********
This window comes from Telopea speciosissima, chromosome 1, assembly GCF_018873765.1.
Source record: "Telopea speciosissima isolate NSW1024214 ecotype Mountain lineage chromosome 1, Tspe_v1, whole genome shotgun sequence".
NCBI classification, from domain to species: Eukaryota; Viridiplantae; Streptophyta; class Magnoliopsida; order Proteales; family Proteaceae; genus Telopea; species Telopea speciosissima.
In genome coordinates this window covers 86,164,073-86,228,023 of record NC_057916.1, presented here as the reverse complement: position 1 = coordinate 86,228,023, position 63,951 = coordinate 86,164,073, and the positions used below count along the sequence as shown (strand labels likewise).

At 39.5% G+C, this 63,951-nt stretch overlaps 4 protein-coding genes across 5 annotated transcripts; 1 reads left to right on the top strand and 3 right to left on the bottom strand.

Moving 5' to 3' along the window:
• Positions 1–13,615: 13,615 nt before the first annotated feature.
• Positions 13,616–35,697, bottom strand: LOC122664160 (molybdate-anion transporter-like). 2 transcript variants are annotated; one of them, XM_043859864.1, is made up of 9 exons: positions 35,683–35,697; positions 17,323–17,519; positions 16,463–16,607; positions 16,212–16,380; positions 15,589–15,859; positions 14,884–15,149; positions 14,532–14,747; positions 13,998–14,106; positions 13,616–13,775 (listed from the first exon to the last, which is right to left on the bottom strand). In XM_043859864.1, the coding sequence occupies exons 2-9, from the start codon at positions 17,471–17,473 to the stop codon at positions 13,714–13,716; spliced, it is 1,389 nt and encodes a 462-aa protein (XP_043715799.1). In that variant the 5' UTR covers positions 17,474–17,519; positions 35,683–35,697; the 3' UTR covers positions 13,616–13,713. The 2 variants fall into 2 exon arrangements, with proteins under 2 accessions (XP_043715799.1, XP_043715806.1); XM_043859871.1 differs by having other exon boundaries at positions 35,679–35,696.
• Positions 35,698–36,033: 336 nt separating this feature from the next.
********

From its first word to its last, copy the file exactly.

This window comes from Telopea speciosissima, chromosome 1, assembly GCF_018873765.1.
Source record: "Telopea speciosissima isolate NSW1024214 ecotype Mountain lineage chromosome 1, Tspe_v1, whole genome shotgun sequence".
NCBI classification, from domain to species: Eukaryota; Viridiplantae; Streptophyta; class Magnoliopsida; order Proteales; family Proteaceae; genus Telopea; species Telopea speciosissima.
In genome coordinates this window covers 86,164,073-86,228,023 of record NC_057916.1, presented here as the reverse complement: position 1 = coordinate 86,228,023, position 63,951 = coordinate 86,164,073, and the positions used below count along the sequence as shown (strand labels likewise).

At 39.5% G+C, this 63,951-nt stretch overlaps 4 protein-coding genes across 5 annotated transcripts; 1 reads left to right on the top strand and 3 right to left on the bottom strand.

Moving 5' to 3' along the window:
• Positions 1–13,615: 13,615 nt before the first annotated feature.
• Positions 13,616–35,697, bottom strand: LOC122664160 (molybdate-anion transporter-like). 2 transcript variants are annotated; one of them, XM_043859864.1, is made up of 9 exons: positions 35,683–35,697; positions 17,323–17,519; positions 16,463–16,607; positions 16,212–16,380; positions 15,589–15,859; positions 14,884–15,149; positions 14,532–14,747; positions 13,998–14,106; positions 13,616–13,775 (listed from the first exon to the last, which is right to left on the bottom strand). In XM_043859864.1, the coding sequence occupies exons 2-9, from the start codon at positions 17,471–17,473 to the stop codon at positions 13,714–13,716; spliced, it is 1,389 nt and encodes a 462-aa protein (XP_043715799.1). In that variant the 5' UTR covers positions 17,474–17,519; positions 35,683–35,697; the 3' UTR covers positions 13,616–13,713. The 2 variants fall into 2 exon arrangements, with proteins under 2 accessions (XP_043715799.1, XP_043715806.1); XM_043859871.1 differs by having other exon boundaries at positions 35,679–35,696.
• Positions 35,698–36,033: 336 nt separating this feature from the next.